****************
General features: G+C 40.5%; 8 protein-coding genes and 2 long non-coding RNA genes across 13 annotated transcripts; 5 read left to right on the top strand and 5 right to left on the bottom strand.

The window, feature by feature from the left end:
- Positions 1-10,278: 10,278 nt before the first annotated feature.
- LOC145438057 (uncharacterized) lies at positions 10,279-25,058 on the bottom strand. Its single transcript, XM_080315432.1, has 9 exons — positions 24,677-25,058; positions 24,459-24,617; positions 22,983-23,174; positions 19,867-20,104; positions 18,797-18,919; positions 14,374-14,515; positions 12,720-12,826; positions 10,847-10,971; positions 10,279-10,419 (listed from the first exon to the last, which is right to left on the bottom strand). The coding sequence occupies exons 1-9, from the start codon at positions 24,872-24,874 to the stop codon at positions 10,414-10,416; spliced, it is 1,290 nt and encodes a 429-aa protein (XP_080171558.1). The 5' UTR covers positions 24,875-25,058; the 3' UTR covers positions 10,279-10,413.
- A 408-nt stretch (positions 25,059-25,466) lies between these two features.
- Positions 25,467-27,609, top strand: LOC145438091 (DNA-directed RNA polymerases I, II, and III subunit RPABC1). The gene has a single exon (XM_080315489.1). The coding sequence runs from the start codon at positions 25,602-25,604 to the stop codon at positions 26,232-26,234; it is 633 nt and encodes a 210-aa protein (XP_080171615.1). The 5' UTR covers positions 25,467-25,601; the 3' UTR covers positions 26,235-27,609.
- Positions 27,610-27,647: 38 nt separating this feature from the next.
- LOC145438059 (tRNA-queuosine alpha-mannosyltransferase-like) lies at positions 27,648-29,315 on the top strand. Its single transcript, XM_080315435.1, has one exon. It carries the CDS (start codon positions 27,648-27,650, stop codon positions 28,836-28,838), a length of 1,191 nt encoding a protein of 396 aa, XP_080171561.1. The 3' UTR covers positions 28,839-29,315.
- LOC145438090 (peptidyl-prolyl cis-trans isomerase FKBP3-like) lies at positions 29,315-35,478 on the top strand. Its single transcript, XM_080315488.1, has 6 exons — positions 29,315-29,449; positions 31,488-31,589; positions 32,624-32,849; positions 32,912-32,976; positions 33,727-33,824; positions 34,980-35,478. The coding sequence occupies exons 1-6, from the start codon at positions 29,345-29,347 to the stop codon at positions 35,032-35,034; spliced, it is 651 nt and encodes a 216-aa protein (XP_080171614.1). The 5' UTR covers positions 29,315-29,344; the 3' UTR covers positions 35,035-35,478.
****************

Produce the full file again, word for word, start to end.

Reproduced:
General features: G+C 40.5%; 8 protein-coding genes and 2 long non-coding RNA genes across 13 annotated transcripts; 5 read left to right on the top strand and 5 right to left on the bottom strand.

The window, feature by feature from the left end:
- Positions 1-10,278: 10,278 nt before the first annotated feature.
- LOC145438057 (uncharacterized) lies at positions 10,279-25,058 on the bottom strand. Its single transcript, XM_080315432.1, has 9 exons — positions 24,677-25,058; positions 24,459-24,617; positions 22,983-23,174; positions 19,867-20,104; positions 18,797-18,919; positions 14,374-14,515; positions 12,720-12,826; positions 10,847-10,971; positions 10,279-10,419 (listed from the first exon to the last, which is right to left on the bottom strand). The coding sequence occupies exons 1-9, from the start codon at positions 24,872-24,874 to the stop codon at positions 10,414-10,416; spliced, it is 1,290 nt and encodes a 429-aa protein (XP_080171558.1). The 5' UTR covers positions 24,875-25,058; the 3' UTR covers positions 10,279-10,413.
- A 408-nt stretch (positions 25,059-25,466) lies between these two features.
- Positions 25,467-27,609, top strand: LOC145438091 (DNA-directed RNA polymerases I, II, and III subunit RPABC1). The gene has a single exon (XM_080315489.1). The coding sequence runs from the start codon at positions 25,602-25,604 to the stop codon at positions 26,232-26,234; it is 633 nt and encodes a 210-aa protein (XP_080171615.1). The 5' UTR covers positions 25,467-25,601; the 3' UTR covers positions 26,235-27,609.
- Positions 27,610-27,647: 38 nt separating this feature from the next.
- LOC145438059 (tRNA-queuosine alpha-mannosyltransferase-like) lies at positions 27,648-29,315 on the top strand. Its single transcript, XM_080315435.1, has one exon. It carries the CDS (start codon positions 27,648-27,650, stop codon positions 28,836-28,838), a length of 1,191 nt encoding a protein of 396 aa, XP_080171561.1. The 3' UTR covers positions 28,839-29,315.
- LOC145438090 (peptidyl-prolyl cis-trans isomerase FKBP3-like) lies at positions 29,315-35,478 on the top strand. Its single transcript, XM_080315488.1, has 6 exons — positions 29,315-29,449; positions 31,488-31,589; positions 32,624-32,849; positions 32,912-32,976; positions 33,727-33,824; positions 34,980-35,478. The coding sequence occupies exons 1-6, from the start codon at positions 29,345-29,347 to the stop codon at positions 35,032-35,034; spliced, it is 651 nt and encodes a 216-aa protein (XP_080171614.1). The 5' UTR covers positions 29,315-29,344; the 3' UTR covers positions 35,035-35,478.